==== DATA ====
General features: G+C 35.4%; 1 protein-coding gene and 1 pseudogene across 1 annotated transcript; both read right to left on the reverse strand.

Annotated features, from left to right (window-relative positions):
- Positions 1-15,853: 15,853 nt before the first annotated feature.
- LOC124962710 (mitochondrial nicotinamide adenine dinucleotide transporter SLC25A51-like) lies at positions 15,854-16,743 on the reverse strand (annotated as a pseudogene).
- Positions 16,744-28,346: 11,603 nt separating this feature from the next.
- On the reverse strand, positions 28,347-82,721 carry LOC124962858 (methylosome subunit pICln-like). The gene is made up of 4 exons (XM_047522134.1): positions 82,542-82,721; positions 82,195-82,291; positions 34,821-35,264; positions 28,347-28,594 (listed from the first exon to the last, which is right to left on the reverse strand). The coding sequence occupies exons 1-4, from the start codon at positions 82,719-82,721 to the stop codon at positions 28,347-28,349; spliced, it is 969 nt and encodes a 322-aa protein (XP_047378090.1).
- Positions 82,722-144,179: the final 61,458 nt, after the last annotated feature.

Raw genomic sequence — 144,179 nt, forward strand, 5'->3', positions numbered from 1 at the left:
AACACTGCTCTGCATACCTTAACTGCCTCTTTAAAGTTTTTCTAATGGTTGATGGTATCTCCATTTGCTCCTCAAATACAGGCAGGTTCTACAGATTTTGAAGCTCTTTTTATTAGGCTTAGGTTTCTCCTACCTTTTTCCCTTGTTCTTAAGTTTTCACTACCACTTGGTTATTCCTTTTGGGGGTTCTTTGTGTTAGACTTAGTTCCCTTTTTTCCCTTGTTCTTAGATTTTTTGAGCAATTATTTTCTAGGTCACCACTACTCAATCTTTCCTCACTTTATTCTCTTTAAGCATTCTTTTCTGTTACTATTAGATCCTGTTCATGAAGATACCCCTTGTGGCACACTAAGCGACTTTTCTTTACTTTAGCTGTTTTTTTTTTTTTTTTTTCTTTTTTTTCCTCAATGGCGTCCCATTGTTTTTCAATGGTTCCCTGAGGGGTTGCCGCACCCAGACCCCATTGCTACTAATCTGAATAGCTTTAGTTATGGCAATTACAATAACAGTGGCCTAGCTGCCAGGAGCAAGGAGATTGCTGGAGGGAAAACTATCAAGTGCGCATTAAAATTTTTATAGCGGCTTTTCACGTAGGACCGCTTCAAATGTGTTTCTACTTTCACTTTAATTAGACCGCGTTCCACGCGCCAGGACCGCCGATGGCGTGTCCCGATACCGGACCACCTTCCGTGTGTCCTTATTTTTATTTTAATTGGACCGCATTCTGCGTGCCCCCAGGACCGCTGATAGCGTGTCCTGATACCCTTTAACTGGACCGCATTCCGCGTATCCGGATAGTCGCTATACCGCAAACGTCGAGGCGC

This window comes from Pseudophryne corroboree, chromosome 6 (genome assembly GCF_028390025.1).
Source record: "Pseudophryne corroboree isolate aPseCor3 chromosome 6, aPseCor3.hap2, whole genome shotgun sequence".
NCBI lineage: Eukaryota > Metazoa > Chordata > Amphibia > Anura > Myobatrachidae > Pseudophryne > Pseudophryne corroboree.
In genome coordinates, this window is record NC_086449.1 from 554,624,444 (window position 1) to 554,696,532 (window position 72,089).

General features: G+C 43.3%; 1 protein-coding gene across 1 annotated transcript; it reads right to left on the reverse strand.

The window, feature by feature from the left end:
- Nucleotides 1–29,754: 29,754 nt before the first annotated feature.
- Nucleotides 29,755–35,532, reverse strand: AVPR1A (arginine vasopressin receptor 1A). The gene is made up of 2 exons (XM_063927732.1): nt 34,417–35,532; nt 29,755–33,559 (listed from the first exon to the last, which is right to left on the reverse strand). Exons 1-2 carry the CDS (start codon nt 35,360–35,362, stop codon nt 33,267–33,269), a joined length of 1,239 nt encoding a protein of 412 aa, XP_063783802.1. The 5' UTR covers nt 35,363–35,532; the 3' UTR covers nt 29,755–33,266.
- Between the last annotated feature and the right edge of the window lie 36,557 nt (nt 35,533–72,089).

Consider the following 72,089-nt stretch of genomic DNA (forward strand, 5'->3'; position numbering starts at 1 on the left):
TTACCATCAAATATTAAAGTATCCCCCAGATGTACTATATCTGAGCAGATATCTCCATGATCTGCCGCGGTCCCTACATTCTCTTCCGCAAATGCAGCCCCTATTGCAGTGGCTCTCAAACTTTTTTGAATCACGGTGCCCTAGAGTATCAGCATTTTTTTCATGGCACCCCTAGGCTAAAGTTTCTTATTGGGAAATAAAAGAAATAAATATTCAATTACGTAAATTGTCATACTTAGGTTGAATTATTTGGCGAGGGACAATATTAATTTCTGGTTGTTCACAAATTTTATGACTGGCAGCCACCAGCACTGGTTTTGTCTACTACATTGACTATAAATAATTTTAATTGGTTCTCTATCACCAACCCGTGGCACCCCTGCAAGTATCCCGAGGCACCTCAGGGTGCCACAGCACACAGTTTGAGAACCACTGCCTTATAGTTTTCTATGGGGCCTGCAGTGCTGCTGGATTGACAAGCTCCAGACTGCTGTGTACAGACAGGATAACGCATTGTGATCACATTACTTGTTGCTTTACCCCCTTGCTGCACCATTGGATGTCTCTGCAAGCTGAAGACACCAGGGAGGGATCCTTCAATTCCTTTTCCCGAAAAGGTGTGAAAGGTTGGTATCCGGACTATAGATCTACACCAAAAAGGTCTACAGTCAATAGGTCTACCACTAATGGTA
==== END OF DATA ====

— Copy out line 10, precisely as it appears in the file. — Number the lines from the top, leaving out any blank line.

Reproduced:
This window comes from Pseudophryne corroboree, chromosome 6 (genome assembly GCF_028390025.1).